IMLA Appellate Practice Blog - November 4, 2013
Eagle Cove believed that its religion required it to hold its Bible camp in only one place: on its lake-side property in Oneida County, Wisconsin. But the County had zoned the property for residential use only.
When Eagle Cove asked the County to re-zone the property, the County refused.
When Eagle Cove asked for a conditional use permit so that it could hold the Bible camp anyway, the County denied that too.
Did the County’s denials violate the Religious Land Use and Institutionalized Persons Act? In Eagle Cove Camp & Conference Center v. Town of Woodboro, No. 13-1274 (Oct. 30, 2013), the Seventh Circuit said “no.” It affirmed the grant of summary judgment for the County and for the Town of Woodboro.
No Total Exclusion
One provision of RLUIPA provides that “[n]o government shall impose or implement a land use regulation that . . . totally excludes religious assemblies from a jurisdiction.” 42 U.S.C. § 2000cc(b)(3)(A). Eagle Cove claimed that the Town of Woodboro — a Town within Oneida County – had adopted a “total exclusion” by barring year-round recreational camps. But the Seventh Circuit ruled against Eagle Cove. It found that the relevant “jurisdiction” was the County, not the Town, because the Town had relinquished zoning authority to the County. And within the larger County, Eagle County “could construct a year-round Bible camp on thirty-six percent” of the County’s land.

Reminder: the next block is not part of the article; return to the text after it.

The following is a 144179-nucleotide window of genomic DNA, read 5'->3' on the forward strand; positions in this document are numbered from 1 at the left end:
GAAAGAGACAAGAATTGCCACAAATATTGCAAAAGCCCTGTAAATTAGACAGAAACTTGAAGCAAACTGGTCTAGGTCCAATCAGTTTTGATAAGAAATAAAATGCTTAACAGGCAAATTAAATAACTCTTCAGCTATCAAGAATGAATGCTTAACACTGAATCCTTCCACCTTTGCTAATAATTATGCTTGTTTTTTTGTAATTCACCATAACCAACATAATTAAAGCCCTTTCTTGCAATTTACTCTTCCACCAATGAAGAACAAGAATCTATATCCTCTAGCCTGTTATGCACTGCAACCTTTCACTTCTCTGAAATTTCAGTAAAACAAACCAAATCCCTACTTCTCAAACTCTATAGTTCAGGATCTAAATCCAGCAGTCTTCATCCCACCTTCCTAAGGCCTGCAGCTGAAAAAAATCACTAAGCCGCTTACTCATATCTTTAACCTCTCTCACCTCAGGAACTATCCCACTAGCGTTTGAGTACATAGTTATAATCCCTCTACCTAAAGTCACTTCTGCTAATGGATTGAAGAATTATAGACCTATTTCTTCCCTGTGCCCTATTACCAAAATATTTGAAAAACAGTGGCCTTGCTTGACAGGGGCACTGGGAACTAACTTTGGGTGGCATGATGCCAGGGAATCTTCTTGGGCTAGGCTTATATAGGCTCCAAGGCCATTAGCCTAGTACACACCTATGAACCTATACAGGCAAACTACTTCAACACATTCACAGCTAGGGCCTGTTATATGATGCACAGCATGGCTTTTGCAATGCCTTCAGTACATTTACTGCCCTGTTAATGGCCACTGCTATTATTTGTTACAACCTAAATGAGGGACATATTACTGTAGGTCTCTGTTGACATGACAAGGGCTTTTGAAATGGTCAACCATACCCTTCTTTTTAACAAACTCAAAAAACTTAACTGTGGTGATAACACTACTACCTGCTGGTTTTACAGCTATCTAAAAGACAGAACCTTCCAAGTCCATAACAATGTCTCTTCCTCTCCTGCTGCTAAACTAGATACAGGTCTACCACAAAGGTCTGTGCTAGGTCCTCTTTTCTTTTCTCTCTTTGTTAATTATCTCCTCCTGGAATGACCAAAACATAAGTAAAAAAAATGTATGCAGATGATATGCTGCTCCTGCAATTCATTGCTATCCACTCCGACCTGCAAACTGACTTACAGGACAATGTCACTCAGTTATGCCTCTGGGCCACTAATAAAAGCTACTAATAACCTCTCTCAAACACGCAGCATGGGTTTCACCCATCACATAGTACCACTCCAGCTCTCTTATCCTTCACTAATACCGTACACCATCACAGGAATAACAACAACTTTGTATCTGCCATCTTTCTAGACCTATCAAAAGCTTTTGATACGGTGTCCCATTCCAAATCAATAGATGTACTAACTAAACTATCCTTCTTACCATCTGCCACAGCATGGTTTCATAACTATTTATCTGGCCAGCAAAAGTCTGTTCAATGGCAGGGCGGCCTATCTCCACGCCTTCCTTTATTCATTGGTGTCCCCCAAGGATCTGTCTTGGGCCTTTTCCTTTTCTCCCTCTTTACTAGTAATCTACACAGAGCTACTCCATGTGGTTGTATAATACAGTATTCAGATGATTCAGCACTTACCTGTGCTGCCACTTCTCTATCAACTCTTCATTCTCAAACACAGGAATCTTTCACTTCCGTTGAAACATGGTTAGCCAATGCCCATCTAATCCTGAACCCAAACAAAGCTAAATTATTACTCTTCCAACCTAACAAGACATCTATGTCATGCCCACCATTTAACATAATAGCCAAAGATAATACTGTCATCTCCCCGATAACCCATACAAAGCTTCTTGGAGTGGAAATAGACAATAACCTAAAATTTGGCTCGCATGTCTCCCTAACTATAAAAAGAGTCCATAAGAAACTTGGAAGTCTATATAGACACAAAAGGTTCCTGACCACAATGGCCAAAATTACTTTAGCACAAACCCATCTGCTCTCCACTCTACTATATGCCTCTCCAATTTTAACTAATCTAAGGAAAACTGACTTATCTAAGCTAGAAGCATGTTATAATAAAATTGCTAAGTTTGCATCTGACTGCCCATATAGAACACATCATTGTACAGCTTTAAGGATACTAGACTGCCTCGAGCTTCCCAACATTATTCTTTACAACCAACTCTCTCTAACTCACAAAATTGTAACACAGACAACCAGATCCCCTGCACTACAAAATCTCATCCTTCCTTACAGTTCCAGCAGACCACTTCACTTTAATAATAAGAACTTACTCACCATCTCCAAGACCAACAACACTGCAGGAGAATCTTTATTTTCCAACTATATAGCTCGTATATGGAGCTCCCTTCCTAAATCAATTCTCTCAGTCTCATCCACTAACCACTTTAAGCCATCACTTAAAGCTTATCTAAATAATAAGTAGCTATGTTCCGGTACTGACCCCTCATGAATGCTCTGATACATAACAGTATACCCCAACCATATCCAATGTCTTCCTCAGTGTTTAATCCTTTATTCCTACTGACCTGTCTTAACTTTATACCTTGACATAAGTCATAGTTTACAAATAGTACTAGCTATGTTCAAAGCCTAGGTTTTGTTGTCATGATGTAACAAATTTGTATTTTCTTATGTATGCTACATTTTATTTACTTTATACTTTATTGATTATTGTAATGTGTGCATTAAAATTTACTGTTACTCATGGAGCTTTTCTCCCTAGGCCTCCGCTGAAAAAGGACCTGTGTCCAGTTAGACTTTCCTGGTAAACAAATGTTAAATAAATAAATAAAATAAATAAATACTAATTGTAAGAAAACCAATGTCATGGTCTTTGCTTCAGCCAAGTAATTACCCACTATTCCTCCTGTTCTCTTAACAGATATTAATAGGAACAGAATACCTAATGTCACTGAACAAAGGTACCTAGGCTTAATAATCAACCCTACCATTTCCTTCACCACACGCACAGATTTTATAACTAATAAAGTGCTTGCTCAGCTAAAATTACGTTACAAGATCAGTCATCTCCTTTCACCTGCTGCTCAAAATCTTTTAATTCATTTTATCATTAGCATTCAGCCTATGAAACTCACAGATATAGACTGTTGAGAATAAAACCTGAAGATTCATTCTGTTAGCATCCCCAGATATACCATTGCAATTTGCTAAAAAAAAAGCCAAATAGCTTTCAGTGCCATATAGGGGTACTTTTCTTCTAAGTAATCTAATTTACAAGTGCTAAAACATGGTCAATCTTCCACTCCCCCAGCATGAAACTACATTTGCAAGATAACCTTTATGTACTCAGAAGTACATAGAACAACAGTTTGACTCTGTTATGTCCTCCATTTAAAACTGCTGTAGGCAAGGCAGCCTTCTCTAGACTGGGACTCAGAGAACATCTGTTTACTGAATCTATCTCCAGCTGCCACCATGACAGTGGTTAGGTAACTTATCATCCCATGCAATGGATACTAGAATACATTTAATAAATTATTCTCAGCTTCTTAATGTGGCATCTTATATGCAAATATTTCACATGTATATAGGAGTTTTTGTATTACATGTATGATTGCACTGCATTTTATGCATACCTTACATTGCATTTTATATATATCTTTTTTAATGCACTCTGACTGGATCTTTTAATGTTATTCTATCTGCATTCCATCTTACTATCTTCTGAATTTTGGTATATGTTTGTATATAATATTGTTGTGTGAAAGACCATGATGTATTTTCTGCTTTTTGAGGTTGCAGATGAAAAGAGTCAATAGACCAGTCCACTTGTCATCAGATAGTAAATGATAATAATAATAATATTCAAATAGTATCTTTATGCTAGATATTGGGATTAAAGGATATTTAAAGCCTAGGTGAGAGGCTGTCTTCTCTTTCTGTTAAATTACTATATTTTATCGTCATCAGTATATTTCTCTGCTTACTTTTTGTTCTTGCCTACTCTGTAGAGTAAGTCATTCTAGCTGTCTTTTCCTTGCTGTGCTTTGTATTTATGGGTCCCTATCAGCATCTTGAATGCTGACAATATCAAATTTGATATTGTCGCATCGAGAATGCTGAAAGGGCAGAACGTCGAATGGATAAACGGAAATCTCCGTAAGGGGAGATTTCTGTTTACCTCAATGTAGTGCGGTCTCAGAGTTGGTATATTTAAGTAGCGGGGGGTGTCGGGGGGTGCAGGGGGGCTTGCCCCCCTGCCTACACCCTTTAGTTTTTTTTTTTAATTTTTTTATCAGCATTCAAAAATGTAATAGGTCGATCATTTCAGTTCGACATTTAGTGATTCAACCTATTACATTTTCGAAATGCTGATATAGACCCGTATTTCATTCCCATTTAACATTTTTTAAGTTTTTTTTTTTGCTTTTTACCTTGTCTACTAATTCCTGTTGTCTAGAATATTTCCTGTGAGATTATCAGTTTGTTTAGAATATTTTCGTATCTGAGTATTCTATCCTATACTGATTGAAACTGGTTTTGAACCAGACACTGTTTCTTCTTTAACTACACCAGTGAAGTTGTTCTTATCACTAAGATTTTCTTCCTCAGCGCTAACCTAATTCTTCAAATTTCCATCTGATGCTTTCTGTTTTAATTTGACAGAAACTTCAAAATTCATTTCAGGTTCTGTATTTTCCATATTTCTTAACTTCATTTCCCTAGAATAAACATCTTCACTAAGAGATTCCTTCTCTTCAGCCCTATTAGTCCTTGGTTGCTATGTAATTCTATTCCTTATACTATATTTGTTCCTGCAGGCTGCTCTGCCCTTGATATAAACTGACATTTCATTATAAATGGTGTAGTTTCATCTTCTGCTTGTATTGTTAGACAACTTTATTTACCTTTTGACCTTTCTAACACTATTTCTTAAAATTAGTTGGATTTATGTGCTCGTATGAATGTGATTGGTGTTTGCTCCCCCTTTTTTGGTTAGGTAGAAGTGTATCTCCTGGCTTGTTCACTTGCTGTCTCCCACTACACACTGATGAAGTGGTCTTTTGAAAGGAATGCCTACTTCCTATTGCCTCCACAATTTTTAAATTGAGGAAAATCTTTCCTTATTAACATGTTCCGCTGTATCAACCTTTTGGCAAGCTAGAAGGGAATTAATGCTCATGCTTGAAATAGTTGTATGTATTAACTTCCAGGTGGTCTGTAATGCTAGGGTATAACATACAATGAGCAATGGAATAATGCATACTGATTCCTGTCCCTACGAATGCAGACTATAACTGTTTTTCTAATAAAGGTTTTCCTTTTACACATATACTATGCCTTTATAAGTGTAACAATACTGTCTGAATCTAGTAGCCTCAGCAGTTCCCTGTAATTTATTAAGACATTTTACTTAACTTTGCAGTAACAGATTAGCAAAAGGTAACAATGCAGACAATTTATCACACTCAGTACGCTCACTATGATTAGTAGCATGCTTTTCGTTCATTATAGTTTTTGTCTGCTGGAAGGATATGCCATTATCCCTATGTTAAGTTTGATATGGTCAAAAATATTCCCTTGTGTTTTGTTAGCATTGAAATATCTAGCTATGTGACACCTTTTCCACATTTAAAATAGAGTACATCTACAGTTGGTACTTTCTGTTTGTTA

No Substantial Burden
Another provision of RLUIPA, 42 U.S.C. § 2000cc(a), addresses “substantial burdens” on religious exercise:
No government shall impose or implement a land use regulation in a manner that imposes a substantial burden on the religious exercise of a person, including a religious assembly or institution, unless the government demonstrates that imposition of the burden on that person, assembly, or institution–
(A) is in furtherance of a compelling governmental interest; and
(B) is the least restrictive means of furthering that compelling governmental interest.
The Seventh Circuit found no “substantial burden.” The court found “numerous locations” within the County for the camp, and noted that the zoning designation in question was “facially neutral” and adopted before Eagle Cove expressed any interest in holding a camp:
The County had a compelling interest in preserving the rural and rustic character of the Town as well as the single-family development around Squash Lake. To do this, it zoned the area around Squash Lake for single family purposes four years before Eagle Cove first sought to build the camp. The zoning regulations do not seek to inhibit Eagle Cove’s religious activity; they merely encourage an area of quiet seclusion for families around Squash Lake.
The court rejected Eagle Cove’s Free Exercise claim for similar reasons. It further found that Eagle Cove had a reasonable opportunity to hold its camp at an alternative site.
No Unequal Terms
Finally, the court rejected Eagle Cove’s claim that the County had treated religious institutions on less than equal terms with similarly situated institutions. The County established the regulations to protect the single-family home environment, and the regulations forbid all year-round recreational camps, not just religious ones.
Image courtesy of Flickr from Joshua Mayer.
* This blog post was originally published in IMLA Appellate Practice Blog, November 4, 2013. Republished with permission. Visit www.imla.org/blog to read additional IMLA Appellate Practice Blog posts and to subscribe by email.